Good luck and please keep us posted here as to how things are progressing.
Robert Shedinger at the U of New Brunswick just alerted me to this paper (from 2010, but relevant):
From the end of the abstract (my emphasis):
“We will discuss five arguments that have been proposed in support of IMN [intrinsic methodological naturalism, which is what we’ve been discussing in this thread]: the argument from the definition of science, the argument from lawful regularity, the science stopper argument, the argument from procedural necessity, and the testability argument. We conclude that IMN, because of its philosophical flaws, proves to be an ill-advised strategy to counter the claims of IDC. Evolutionary scientists are on firmer ground if they discard supernatural explanations on purely evidential grounds, instead of ruling them out by philosophical fiat.”
By all means, folks, let’s critique ID on its mistakes, oversimplifications, vagueness, whatever. In other words, subject ID to the serious scientific criticism it needs. If nothing survives: well, too bad for ID.
But don’t keep MN in your hip pocket, just in case. That’s lazy, hypocritical, “heads I win, tails you lose,” and unworthy of science or philosophy.
Now I really am out of here…
Well, if @pnelson’s wife has to detect a culprit for Munchausen’s-by-proxy, precisely how would that design/agency not be ultimately reducible to physics?
So, that is not how I understand it. MN means science speaking in scientific claims cannot ever evoke God as an explanatory force.
This, in contrast, is not coherent “try all natural explanations first, and then appeal to God’s action.” We cannot ever exhaust all possible natural explanations, because we do not know all natural explanations.
Thanks Joshua. I appreciate this… It is not how I understood it… If this is so, then it is problematic. Why do “we” here keep saying, then, to go back to the lab and do the science and bring back the results, if they would be invalid a priori?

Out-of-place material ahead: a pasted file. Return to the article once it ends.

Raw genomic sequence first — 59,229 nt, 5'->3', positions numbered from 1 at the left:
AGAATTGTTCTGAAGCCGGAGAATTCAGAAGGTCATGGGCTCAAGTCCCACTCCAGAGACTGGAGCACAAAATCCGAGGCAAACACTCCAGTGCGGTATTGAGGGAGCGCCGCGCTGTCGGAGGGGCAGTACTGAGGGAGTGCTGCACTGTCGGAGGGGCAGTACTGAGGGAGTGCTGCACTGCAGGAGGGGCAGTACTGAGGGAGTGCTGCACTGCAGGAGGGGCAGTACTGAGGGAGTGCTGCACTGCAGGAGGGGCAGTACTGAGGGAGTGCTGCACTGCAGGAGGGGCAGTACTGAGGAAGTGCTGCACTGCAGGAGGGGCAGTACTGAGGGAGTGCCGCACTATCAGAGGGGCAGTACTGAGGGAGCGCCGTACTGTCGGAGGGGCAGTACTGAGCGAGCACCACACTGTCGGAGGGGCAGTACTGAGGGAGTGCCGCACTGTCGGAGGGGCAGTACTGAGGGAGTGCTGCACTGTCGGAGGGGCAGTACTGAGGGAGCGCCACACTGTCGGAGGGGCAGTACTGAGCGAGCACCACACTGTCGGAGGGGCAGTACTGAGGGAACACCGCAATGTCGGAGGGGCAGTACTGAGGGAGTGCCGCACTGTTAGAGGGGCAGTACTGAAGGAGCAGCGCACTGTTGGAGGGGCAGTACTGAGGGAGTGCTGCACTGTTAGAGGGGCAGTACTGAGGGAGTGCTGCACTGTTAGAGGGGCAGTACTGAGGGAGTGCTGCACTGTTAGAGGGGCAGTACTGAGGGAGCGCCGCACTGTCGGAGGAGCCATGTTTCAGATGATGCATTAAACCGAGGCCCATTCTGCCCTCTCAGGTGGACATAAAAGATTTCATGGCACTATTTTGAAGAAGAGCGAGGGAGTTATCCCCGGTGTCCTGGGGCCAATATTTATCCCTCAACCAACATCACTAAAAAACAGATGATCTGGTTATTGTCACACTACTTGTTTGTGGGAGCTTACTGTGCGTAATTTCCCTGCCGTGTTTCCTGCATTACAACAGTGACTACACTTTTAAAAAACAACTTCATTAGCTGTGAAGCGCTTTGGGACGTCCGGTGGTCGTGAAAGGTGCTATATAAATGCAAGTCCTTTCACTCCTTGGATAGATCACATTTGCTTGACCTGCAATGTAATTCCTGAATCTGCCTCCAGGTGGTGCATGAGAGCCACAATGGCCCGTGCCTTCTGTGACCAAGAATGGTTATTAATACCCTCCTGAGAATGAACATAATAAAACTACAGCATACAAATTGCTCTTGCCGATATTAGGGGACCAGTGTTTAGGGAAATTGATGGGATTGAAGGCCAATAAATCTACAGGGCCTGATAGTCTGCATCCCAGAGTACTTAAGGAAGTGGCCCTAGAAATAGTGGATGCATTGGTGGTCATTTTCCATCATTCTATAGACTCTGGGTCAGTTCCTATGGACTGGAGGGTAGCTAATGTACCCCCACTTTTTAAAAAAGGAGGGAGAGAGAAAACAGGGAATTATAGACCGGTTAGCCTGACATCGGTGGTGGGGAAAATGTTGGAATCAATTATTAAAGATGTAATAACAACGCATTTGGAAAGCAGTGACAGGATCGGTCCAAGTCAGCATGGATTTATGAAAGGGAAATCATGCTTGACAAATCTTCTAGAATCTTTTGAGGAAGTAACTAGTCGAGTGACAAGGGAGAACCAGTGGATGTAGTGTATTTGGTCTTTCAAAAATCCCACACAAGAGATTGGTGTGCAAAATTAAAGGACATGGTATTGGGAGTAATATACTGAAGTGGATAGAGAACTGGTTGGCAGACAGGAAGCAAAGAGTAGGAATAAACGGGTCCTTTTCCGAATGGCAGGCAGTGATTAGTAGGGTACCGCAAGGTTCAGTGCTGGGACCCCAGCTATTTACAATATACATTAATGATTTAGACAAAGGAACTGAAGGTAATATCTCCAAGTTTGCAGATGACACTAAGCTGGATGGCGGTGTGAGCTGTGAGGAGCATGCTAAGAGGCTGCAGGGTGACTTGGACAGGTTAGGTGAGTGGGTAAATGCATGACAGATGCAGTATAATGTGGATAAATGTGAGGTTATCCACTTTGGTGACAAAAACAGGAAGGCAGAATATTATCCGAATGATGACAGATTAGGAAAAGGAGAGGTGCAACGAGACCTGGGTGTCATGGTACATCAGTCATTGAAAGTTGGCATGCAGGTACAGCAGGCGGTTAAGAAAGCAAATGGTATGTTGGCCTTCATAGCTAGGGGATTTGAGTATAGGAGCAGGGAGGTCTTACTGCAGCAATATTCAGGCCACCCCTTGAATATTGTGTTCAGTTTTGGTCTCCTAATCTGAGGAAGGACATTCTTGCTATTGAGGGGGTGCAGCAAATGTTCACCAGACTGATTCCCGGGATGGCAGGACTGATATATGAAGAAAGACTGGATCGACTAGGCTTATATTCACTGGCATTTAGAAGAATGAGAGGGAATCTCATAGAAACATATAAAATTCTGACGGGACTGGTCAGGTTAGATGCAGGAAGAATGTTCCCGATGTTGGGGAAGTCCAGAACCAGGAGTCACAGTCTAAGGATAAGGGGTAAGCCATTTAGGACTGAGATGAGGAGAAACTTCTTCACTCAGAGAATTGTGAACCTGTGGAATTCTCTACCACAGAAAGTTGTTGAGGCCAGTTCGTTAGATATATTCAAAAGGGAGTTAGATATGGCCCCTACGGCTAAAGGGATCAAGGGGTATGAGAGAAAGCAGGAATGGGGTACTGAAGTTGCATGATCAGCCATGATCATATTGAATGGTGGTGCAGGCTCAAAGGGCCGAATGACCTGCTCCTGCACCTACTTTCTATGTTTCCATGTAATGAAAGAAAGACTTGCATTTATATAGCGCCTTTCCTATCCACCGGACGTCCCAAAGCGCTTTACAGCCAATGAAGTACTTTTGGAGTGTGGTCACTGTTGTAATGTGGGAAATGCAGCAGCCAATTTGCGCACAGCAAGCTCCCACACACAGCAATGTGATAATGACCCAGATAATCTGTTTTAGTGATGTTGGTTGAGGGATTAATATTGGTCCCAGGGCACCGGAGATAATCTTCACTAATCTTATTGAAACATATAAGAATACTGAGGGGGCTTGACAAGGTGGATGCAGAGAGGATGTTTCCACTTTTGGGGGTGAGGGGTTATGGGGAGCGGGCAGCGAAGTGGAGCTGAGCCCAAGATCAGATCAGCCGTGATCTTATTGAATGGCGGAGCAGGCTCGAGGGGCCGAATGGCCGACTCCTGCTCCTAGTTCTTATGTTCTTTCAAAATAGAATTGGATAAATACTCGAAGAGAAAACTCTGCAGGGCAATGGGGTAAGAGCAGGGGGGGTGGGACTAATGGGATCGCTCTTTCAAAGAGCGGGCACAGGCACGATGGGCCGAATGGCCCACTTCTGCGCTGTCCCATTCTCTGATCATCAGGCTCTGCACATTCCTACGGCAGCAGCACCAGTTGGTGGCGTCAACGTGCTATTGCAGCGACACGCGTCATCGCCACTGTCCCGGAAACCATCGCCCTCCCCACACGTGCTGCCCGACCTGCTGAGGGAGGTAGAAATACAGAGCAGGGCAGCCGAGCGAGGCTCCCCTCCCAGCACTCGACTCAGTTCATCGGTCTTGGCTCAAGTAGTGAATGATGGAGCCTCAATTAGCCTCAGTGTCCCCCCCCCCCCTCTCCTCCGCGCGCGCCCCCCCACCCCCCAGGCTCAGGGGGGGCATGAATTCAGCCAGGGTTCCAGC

This I understand and agree with. It makes good sense to not invoke the unidentifiable as an explanation, but rather to leave the options open. This was my point one.
That said, if one was able to design an experiment that showed that an intelligence was responsible, significantly and verifiably, then how could this be rejected?
I would encourage everyone to read this paper. I’m still forming my opinion on it but it is clear to me that it presents some very important perspectives. Dr. Nelson did not post the link because it is some sort of defense of ID theory. To the contrary, the authors make very clear that they do not consider ID to be solid science. The authors describe their objections to how most scientists (including many of the most prominent, such as Eugenie Scott) are using MN to critique ID ideas.
@pnelson, thanks for playing this out for me.
I think we are really close. How about this?
MN rules out God as a cause in scientific explanations. In practice, science includes intelligent design as a cause, as long as the intelligence is anything other than God.
In principle, ID conflicts with MN, because it does not want intelligent design by God, divine design, to be excluded from scientific purview.
For now and the foreseeable future, MN excludes divine design from science, whether we like it or not.
ID (and others) objects that MN, in practice, is not properly bounded by nearly all of its proponents, so in practice it often becomes just naturalism, which conflicts with Christianity by denying God’s action in the world. Consistently applying naturalism would deny the Resurrection and the possibility of miracles.
Somehow, following MN, the GAE made space for the de novo creation of Adam and Eve. An important question: how? What does this tell us about how to navigate the reality of modern science (3) without importing naturalism into our thinking (4)?
@pnelson does this work for you? You also say “nearly all its proponents”. I like that space you are making. Do you think I personally fall prey to the pitfalls of MN? If not, why not?
Well, I don’t think the science is a total explanation of the world. For this reason, it is not a problem for me. If and when God acts, science’s account will be incomplete, or even wrong. So scientific conclusions come with that asterix, and I take that asterix very seriously.
Would God’s action be invalid a priori? They would be in science, which is why I am not going to science to prove God’s action. They would not be invalid in real life, theology or philosophy. So let science do its thing, don’t be surprised when science is silent about God, and ask questions about God in domains that welcome it.
Why do we continue to direct them (ID scientists) to the lab then? I’m not understanding the purpose. Because of this my understanding of the limitations of MN are all wrong.